Do you have questions about relatives who served in the U.S. military? Where they served? The roles they played? Do you, or they, get a bit nervous when the subject of stolen valor comes up, wondering if those war stories you’ve heard from your dad or grandfather are actually true?
For those of you who are unfamiliar with the term “stolen valor,” it means that there are persons who make claims of military service that are not true. These are not alternative fact: they are lies. They were safe at home or drinking beer at a college pub and not at the Battle of the Bulge or the My Lai Massacre.
I’d like to tell you about an uncle, my mother’s brother, who served 20 years in the U.S. Army Air Corps/U.S. Air Force and 20 years in civil service at Robins Air Force Base in Warner Robins, Georgia: William Adams, no middle name or as military records indicate “(O),” (1919-1991).
When I think of him, I see him “home on leave” at his mother’s house, my grandmother’s house, on the Cumberland River in Harlan County, Kentucky. He’s sitting at the round oak table in the kitchen, smoking Camel cigarettes and drinking cup after cup of coffee with lots of sugar and cream. And he’s talking between sips or drags, always talking. About what? Special schools he was attending or one of his daughters or his wife. He certainly never talked about his military maneuvers in World War II or Korea or his work at Robins.
I knew from my mother’s accounts that their father, William Stephen Adams, was a stern task masker, preaching hell, fire and brimstone at every opportunity, ruling the household with an iron fist, never pleased with anything his children did, never pleased with the meals his wife put on the table each evening. There was always something missing, and one of the children was sent to fetch it — even if it meant running to the store.
William was the youngest and the only son in this household with three sisters, and his bed sheets were often wet in the morning — until his father died at age 38 and William, then age 10, was freed from his tyranny. The father’s death meant the family was forced to move from Benham — which was owned by the International Harvester Company — to one of two houses his father had built as rental properties in Cumberland.
My uncle’s story continued with an argument with a high school teacher, and William was then a high school dropout. So it was off to work at Black Motor Company , then Sears and then on to enlistment in the U.S. Army Air Corps. He became an airplane mechanic at Chanute Field and then applied for flying school. His records indicate over and over that he was not a high school graduate, a limitation. In spite of that, he became a fighter pilot stationed at Pearl Harbor on Dec. 7, 1941. He was sleeping in that Sunday morning, and records show that only five pilots got their planes up. He wasn’t one of them, but he was a survivor, so it was off to England, where his mission was to pilot B-17s in the war against the Axis.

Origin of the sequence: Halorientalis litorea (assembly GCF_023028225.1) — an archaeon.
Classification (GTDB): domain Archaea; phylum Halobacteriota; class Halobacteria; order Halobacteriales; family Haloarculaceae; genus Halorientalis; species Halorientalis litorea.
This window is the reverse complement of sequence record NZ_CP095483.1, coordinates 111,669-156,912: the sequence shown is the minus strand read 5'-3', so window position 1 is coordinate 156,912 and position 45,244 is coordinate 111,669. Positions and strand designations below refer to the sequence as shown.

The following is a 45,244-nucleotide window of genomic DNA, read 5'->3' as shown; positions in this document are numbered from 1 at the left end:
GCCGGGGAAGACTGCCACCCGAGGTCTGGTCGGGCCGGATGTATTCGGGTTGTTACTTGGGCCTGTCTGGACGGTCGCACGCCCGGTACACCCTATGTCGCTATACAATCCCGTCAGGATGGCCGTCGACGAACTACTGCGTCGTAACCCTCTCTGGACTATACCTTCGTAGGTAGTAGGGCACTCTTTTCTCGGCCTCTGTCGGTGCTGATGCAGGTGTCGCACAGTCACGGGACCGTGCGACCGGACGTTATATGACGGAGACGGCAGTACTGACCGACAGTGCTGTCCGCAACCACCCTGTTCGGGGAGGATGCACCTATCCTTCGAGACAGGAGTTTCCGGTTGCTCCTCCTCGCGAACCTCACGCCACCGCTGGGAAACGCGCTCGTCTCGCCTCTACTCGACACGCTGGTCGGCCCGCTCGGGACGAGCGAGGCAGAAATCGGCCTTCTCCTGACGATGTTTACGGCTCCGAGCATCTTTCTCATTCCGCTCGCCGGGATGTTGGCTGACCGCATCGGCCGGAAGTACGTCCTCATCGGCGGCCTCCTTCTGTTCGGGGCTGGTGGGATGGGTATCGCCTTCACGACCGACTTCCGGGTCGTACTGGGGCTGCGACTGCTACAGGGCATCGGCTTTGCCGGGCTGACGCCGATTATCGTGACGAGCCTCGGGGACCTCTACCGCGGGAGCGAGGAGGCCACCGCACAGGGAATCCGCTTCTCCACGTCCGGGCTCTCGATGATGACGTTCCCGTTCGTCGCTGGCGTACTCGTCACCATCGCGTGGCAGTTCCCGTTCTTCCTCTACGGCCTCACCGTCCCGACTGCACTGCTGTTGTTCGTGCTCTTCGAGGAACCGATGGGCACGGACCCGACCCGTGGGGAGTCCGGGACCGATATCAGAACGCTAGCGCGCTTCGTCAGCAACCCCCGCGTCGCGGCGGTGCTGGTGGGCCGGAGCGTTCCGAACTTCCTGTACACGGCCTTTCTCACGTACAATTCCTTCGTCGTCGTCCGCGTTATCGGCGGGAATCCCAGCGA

He was warned by his commander that fatalities with those missions were high, but he survived — again. Military records show that he had 230 hours of B-17 flying time.
After one such mission, his engines were failing and he commanded the crew to bail, which they did. He landed the plane safely at his base at ETOUSAAF, England. Another time a plane crashed and caught fire. He and another airman risked their lives to pull the men from the wreckage.
Then, it was on to Korea as a bomber pilot there. Performance reviews of a man with a long list of medals that are Greek to me with “Oak Leaf Cluster” and “Service Star” categories, indicate that he was excellent in all respects except one commander thought he was “verbose” and “too friendly.”
I’m proud he was my uncle, pleased that he survived to spend 20 years of civil service, never tiring of airplanes and working on a team at Wright Patterson-Air Force Base and Robins to give advice on the F-15 Eagle — from a pilot’s perspective. And I’ll bet they had trouble getting a word in edgewise in that work.
Yes, he talked a lot, but he supported and defended “the Constitution against all enemies, foreign and domestic” and at retirement was Major William Adams. Not bad for a high school dropout. As Veterans Day approaches and my thoughts return to him, I’m proud to tell a small bit of his service.
Dr. Blevins has taught undergraduate and graduate students as well as prison inmates and now teaches communication. Reach her at 937-778-3815 or firstname.lastname@example.org.